Maya Angelou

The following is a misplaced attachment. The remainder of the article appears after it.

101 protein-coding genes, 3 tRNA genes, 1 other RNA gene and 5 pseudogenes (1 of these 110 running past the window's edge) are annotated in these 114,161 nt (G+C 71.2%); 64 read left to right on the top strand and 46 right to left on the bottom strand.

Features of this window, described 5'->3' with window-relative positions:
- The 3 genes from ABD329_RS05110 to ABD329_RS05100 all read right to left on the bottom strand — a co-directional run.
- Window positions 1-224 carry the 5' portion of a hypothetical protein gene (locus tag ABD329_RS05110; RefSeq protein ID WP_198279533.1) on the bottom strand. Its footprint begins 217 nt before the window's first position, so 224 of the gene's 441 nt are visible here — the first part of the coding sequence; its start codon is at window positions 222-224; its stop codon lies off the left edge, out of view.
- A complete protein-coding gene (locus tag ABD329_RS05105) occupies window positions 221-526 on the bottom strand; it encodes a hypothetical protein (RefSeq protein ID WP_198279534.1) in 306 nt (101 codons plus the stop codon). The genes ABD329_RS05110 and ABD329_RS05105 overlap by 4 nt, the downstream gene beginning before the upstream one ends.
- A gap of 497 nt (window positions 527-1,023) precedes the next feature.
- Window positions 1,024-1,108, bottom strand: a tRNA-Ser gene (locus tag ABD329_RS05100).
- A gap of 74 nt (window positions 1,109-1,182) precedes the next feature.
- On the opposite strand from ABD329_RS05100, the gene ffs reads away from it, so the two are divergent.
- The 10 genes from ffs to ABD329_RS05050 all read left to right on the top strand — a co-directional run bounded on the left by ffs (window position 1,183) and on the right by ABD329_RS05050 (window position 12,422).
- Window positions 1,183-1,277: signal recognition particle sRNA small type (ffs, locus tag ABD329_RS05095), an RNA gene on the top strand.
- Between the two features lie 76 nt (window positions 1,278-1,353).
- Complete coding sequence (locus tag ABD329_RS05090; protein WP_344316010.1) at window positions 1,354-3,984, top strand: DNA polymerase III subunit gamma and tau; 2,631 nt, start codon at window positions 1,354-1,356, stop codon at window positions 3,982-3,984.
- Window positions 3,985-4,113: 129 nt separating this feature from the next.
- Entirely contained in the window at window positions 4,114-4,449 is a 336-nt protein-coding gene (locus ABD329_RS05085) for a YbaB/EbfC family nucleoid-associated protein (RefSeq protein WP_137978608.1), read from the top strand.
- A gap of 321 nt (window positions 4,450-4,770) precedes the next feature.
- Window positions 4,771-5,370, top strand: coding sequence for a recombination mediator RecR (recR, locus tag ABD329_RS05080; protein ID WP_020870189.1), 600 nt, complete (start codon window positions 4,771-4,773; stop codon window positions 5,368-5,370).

Transcendent as an actor, teacher, writer, civil rights activist and much more, African-American Renaissance woman Maya Angelou was a potent mixture of the spiritual and the earthy who inspired millions with her multifaceted career. Tall (6') and proud, with a laugh as large as her formidable presence, she possessed the innate and compelling grace of a woman who had constructed a full life, one lived without concession or false excuse. Her feet, tough and covered with calluses, testified to her years studying under Martha Graham and dancing with Alvin Ailey, and her exuberance caused her to break spontaneously into song, revealing the voice of the nightclub performer and calypso singer of her first feature film, "Calypso Heat Wave" (1957). Long one of the country's most sought-after speakers, she first gained widespread critical attention for her autobiographical "I Know Why the Caged Bird Sings" (1969), recounting the story of her rape at the age of eight and the five years of silence that ensued, during which she listened intensely and found the unique voice of the poet she was born to be. Upon her death on May 28, 2014, the United States and the world as a whole mourned the loss of a singular artistic and humanitarian vision.